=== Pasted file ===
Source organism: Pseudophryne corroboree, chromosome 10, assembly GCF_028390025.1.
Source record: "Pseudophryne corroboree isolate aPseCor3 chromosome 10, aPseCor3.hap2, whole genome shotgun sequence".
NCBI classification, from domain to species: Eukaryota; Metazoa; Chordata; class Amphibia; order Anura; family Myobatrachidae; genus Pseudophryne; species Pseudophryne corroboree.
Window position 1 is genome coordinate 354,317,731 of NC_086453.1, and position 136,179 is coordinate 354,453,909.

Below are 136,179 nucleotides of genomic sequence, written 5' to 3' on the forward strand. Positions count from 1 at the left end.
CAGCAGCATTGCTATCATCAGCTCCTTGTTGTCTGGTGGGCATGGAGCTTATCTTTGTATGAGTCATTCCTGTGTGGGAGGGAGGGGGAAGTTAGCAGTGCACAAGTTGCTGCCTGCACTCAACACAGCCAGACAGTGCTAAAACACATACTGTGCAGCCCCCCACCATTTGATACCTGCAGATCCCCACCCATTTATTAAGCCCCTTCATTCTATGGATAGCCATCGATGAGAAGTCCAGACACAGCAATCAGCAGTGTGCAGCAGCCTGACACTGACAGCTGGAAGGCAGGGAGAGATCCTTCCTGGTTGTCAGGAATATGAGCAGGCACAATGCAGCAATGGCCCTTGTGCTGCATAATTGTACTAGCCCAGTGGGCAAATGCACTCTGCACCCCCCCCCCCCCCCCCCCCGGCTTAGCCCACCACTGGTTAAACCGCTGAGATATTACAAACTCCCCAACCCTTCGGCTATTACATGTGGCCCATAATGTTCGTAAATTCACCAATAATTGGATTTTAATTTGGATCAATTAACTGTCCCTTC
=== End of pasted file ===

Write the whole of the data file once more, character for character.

Source organism: Pseudophryne corroboree, chromosome 10, assembly GCF_028390025.1.
Source record: "Pseudophryne corroboree isolate aPseCor3 chromosome 10, aPseCor3.hap2, whole genome shotgun sequence".
NCBI classification, from domain to species: Eukaryota; Metazoa; Chordata; class Amphibia; order Anura; family Myobatrachidae; genus Pseudophryne; species Pseudophryne corroboree.
Window position 1 is genome coordinate 354,317,731 of NC_086453.1, and position 136,179 is coordinate 354,453,909.

Below are 136,179 nucleotides of genomic sequence, written 5' to 3' on the forward strand. Positions count from 1 at the left end.
CAGCAGCATTGCTATCATCAGCTCCTTGTTGTCTGGTGGGCATGGAGCTTATCTTTGTATGAGTCATTCCTGTGTGGGAGGGAGGGGGAAGTTAGCAGTGCACAAGTTGCTGCCTGCACTCAACACAGCCAGACAGTGCTAAAACACATACTGTGCAGCCCCCCACCATTTGATACCTGCAGATCCCCACCCATTTATTAAGCCCCTTCATTCTATGGATAGCCATCGATGAGAAGTCCAGACACAGCAATCAGCAGTGTGCAGCAGCCTGACACTGACAGCTGGAAGGCAGGGAGAGATCCTTCCTGGTTGTCAGGAATATGAGCAGGCACAATGCAGCAATGGCCCTTGTGCTGCATAATTGTACTAGCCCAGTGGGCAAATGCACTCTGCACCCCCCCCCCCCCCCCCCCCGGCTTAGCCCACCACTGGTTAAACCGCTGAGATATTACAAACTCCCCAACCCTTCGGCTATTACATGTGGCCCATAATGTTCGTAAATTCACCAATAATTGGATTTTAATTTGGATCAATTAACTGTCCCTTC